Scientists at the Jawaharlal Nehru Tropical Botanic Garden and Research Institute (JNTBGRI) here have confirmed the multiple therapeutic properties of Neurocalyx calycinus used by the Cholanaickan tribe, one of the particularly vulnerable groups in Kerala, to treat inflammations and wounds.

The researchers have filed for a patent on a novel herbal drug formulation possessing wound-healing, burn-healing, anti-cancer, analgesic, anti-inflammatory, immuno- enhancing, platelet-augmentation and anti-oxidant effects.

The scientists came to know of the miracle plant in 1988 during a biological survey deep inside the Nilambur forests. The team led by S. Rajasekharan, former Head, Ethnomedicine and Ethnopharmacology division, JNTBRI, came across Kuppamala Kaniyan, a tribal elder, with hideous scars right across his chest. On inquiry, it was revealed that he had been terribly mauled by a bear a few years ago.

“We were told that the animal had pinned him down and was trying to rip open his chest. The bleeding tribesman somehow fought back and managed to hack the bear to death,” says Dr. Rajasekharan. “It took three days of persuasion before Kuppamala Kaniyan revealed how he had made a paste from the fresh leaves of N.calycinus, known in local parlance as ‘pacha chedi,’ to arrest the bleeding and heal the fresh wounds on his chest.”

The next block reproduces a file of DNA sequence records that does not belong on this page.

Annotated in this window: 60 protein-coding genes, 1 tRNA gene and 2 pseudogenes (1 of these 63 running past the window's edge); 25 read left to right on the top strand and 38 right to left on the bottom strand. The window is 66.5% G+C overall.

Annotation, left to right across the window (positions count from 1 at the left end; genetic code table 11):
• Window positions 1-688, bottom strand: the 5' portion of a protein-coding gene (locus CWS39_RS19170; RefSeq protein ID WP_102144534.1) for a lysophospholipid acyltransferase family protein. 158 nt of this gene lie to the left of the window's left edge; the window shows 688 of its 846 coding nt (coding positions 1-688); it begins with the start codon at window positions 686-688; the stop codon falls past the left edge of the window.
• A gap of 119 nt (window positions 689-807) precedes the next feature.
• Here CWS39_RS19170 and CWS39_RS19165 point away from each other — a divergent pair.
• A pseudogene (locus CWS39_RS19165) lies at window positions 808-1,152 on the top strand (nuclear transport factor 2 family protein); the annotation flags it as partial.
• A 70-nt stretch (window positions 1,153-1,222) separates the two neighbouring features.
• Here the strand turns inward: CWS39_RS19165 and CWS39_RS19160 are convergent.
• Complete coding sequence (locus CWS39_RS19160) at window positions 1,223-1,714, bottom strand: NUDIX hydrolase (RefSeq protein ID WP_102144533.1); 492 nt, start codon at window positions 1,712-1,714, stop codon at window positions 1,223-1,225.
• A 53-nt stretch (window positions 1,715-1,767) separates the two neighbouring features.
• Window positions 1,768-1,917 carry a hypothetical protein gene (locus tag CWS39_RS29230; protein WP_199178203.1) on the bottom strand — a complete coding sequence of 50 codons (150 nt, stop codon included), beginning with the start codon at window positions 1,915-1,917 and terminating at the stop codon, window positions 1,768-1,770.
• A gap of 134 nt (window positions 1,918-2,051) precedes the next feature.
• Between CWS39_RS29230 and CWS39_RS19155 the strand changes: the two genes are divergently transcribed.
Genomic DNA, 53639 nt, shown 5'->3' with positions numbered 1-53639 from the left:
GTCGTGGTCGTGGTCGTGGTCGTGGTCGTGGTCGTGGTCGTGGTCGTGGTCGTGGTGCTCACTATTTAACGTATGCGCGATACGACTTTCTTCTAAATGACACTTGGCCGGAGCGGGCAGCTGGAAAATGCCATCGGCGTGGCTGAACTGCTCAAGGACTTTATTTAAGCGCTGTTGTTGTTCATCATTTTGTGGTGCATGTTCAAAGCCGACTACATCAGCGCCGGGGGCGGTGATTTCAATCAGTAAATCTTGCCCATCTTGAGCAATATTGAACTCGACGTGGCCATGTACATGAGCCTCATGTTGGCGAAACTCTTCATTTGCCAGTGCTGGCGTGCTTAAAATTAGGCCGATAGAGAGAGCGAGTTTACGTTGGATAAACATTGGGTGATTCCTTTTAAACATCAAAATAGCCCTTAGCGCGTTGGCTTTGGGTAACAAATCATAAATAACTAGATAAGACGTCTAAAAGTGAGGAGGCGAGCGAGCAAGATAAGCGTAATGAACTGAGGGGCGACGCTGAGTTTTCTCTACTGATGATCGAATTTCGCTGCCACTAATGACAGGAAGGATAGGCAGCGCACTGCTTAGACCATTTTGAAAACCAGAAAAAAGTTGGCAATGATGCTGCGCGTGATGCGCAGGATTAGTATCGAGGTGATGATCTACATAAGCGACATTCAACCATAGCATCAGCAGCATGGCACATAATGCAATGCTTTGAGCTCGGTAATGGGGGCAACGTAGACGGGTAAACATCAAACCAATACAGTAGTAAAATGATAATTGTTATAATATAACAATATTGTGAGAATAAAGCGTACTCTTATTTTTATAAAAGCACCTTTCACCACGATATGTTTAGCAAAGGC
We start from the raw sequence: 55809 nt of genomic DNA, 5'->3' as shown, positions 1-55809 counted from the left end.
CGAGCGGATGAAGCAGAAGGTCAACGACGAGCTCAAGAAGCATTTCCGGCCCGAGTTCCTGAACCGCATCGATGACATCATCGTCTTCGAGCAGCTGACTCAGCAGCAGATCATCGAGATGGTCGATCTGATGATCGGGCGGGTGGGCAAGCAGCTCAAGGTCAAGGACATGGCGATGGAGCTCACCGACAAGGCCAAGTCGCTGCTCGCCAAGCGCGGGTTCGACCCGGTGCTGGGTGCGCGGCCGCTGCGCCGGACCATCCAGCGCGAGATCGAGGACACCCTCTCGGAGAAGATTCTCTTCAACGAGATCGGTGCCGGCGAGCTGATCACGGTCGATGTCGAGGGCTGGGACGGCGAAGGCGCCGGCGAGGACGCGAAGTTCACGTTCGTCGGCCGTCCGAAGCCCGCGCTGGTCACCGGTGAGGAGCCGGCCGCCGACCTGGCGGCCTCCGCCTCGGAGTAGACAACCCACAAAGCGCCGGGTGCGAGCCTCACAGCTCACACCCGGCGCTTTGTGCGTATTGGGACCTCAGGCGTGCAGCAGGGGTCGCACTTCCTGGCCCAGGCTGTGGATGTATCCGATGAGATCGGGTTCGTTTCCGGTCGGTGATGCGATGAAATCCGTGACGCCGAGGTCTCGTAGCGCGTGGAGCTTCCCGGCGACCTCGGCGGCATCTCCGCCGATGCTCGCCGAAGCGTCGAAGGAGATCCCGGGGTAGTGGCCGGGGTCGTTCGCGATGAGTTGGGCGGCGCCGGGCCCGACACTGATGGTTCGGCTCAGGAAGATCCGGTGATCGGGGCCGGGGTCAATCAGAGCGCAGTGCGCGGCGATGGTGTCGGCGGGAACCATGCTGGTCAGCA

Systematic documentation of traditional knowledge helped scientists take up the research work later.

Animal trials have proved that the leaves of N.calycinus possess wound-healing properties comparable to the standard drug Povidone/ Iodine in the early phase of inflammation. The anti-inflammatory activity of the leaves was found comparable to the drug diclofenac sodium.

The pre-clinical trials confirmed the therapeutic effects of N.calycinus against burn wounds and pain, besides its immuno-enhancing, platelet augmentation, and anti-oxidant potential. The presence of high Vitamin E content and potent cytoprotective activity in cell lines in the plant species have also enhanced the prospects of developing an anti-cancer drug.

In a presentation that won the best paper award at the Kerala Science Congress last month, Aneeshkumar A.L., a member of the research group, said the work had thrown up promising leads for the development of novel herbal formulations and modern medicines.

“It will now need multi-institutional studies to take the work forward,” says Dr. Rajasekharan.

The paper said the JNTBGRI would share the commercial benefits of its work with the dwindling Cholanaickan tribe.

source: / The Hindu / Home> Sci-Tech> Science / T Nandakumar / Thiruvananthapuram – February 04th, 2017